Nutrition for Cancer

Nutrition for Cancer

Lisa is a 31-year-old Caucasian female of Northern European descent. She is 5 feet 3 inches tall, has an average frame size, and weighs 162 pounds with a BMI of 28.7 (overweight). She lives with her husband and two children, and works as a surgical technician at a local community hospital.

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Lisa was diagnosed with Hodgkin’s lymphoma six months ago after experiencing chest pain over a few days. Lisa is currently on a weekly chemotherapy (doxorubicin, bleomycin, vinblastine, and dacarbazine) regimen, which is administered in an outpatient center. Lisa is also taking epoetin (Epogen) with each treatment to maintain a hematocrit above 36%, and filgrastim (Neupogen) for five days after each treatment to stimulate the production of neutrophils.

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Lisa reports to the nurse that the only nutritional counseling she has received since diagnosis is to avoid greasy and spicy foods for four to five days post-treatment. She did receive a booklet on what to eat if she has a decrease in appetite, which she reports she has not read.

Since starting chemotherapy, Lisa has gained seven pounds and reports that she actually has more of an appetite than before she started treatment, but prefers more “junk food.” Lisa attributes this to dexamethasone, a steroid she receives with each treatment. She did ask her physician to decrease the dose in order to decrease her appetite. However, when the medication was decreased, she reported feeling “terrible” and chose to return to the higher dose.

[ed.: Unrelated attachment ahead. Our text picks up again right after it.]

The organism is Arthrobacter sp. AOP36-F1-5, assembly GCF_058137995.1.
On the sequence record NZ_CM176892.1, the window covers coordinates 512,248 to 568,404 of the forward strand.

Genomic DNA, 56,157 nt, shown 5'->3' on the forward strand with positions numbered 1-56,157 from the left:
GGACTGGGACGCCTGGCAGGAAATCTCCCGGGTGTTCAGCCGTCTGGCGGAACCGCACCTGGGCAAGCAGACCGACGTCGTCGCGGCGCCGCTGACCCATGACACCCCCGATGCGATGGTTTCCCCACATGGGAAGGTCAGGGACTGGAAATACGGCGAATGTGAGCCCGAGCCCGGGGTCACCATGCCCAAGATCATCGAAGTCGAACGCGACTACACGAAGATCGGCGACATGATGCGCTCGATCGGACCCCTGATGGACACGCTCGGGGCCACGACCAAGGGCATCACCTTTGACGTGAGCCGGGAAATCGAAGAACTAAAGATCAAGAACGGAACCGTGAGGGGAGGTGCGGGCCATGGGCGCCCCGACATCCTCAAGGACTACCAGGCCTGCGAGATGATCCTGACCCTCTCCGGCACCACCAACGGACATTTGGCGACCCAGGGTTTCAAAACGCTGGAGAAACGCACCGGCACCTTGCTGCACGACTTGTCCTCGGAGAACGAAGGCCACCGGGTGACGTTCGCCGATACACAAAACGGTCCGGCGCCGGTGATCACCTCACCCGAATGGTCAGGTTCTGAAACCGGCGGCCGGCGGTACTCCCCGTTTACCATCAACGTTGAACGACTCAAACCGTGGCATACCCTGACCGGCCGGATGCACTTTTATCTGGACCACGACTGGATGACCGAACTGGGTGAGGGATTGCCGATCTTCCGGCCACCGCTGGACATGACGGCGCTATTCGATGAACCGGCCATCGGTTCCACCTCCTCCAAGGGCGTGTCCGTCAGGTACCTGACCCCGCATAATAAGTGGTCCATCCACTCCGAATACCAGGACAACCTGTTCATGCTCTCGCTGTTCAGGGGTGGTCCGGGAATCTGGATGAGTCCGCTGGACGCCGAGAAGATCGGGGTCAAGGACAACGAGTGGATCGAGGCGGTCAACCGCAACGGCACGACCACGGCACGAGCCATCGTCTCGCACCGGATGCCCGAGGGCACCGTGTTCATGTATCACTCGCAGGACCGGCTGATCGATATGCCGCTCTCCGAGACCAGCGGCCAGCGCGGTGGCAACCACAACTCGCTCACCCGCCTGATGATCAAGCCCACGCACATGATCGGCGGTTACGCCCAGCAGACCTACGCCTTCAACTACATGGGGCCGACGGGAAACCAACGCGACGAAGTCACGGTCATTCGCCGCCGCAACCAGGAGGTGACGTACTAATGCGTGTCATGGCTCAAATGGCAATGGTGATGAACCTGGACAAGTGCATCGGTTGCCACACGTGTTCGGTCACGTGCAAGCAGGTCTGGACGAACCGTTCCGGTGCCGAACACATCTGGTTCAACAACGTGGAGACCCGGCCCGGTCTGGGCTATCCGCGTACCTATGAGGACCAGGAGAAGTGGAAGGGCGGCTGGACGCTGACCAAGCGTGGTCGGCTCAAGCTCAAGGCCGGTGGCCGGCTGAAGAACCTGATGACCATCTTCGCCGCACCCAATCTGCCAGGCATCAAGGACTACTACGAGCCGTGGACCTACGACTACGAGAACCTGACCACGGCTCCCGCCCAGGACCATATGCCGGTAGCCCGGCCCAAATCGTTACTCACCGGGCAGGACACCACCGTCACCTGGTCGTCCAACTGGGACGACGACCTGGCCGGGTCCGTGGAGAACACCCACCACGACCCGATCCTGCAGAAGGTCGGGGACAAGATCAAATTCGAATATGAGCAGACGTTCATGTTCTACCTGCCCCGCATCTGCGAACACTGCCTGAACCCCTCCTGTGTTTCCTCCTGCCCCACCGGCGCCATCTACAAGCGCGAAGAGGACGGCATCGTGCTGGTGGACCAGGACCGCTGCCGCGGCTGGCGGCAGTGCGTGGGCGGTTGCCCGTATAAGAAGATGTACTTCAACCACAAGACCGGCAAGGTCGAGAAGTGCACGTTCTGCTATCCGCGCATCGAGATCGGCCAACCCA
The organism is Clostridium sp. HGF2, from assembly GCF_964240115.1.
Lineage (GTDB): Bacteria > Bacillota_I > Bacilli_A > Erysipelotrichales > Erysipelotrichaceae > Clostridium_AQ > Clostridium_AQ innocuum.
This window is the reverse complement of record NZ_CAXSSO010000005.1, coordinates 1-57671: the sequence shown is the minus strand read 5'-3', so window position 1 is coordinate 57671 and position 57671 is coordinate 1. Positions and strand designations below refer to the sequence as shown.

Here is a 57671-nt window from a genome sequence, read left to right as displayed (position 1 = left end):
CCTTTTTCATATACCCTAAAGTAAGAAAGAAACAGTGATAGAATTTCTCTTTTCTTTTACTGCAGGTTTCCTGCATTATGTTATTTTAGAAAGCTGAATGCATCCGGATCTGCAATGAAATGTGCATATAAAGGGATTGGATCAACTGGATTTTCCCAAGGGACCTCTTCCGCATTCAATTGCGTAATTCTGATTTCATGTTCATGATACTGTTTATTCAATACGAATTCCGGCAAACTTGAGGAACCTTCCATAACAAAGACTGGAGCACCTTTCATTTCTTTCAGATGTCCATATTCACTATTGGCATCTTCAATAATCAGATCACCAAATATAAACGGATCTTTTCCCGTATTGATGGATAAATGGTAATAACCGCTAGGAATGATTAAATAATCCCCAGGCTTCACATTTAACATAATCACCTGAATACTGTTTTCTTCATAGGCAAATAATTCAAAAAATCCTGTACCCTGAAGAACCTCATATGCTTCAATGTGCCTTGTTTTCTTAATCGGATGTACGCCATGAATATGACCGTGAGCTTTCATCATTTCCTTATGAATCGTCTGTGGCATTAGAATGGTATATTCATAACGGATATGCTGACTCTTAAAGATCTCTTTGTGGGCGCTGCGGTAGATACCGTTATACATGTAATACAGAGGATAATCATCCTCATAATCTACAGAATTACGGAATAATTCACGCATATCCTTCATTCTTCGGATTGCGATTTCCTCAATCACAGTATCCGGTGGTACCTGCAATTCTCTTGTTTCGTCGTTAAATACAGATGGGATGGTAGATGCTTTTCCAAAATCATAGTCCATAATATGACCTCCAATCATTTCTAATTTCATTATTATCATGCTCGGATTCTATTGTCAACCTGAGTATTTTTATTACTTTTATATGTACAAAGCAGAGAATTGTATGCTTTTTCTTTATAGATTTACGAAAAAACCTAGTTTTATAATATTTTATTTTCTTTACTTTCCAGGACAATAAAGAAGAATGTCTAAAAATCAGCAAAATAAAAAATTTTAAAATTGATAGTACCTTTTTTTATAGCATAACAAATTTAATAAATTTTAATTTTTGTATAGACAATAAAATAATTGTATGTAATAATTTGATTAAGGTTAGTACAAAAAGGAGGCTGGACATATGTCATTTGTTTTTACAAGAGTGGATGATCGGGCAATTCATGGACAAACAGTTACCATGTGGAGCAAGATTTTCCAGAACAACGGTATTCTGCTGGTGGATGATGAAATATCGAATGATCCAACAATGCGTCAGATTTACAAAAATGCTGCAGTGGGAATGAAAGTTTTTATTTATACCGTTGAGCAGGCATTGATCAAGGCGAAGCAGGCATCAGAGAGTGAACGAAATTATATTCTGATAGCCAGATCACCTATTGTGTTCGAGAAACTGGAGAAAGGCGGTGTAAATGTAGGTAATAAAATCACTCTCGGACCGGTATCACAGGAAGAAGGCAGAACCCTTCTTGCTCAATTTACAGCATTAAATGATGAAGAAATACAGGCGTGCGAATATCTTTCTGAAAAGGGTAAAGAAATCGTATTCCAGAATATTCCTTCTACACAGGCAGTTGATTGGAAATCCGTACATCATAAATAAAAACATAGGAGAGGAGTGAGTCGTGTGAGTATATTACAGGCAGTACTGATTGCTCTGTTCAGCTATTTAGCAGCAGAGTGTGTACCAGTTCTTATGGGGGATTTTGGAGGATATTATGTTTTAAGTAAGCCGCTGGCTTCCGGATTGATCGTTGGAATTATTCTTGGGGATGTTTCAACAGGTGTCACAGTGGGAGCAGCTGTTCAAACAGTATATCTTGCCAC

Lisa has had occasional problems with mouth sores, a common problem of chemotherapy patients, but states that she is currently able to drink orange juice without much irritation.

Lisa also reports that she experiences significant lethargy and nausea for about four days post-treatment. She has been prescribed Compazine for the nausea, but states she often avoids taking it because it makes her feel “jittery.” Instead she finds eating bland foods like corn flakes, grilled cheese, or chicken with rice helps the nausea. Lisa found the advice not to eat greasy, spicy foods for 4-5 days post-treatment to be helpful. She stated that sausage and pizza made her stomach hurt. This was followed by the statement, “I think eating is the key to getting through chemo.”

  1. What dietary recommendations may be useful to help Lisa in counteracting the nausea she experiences following chemotherapy? In managing her mouth sores?
  2. What factors may be contributing to Lisa’s gain in weight?
  3. What suggestions may help someone experiencing lethargy post chemotherapy treatments to maintain healthful eating habits?
  4. Are there any nutritional implications of taking epoetin (Epogen) or filgrastim (Neupogen)?

 

In: Nursing

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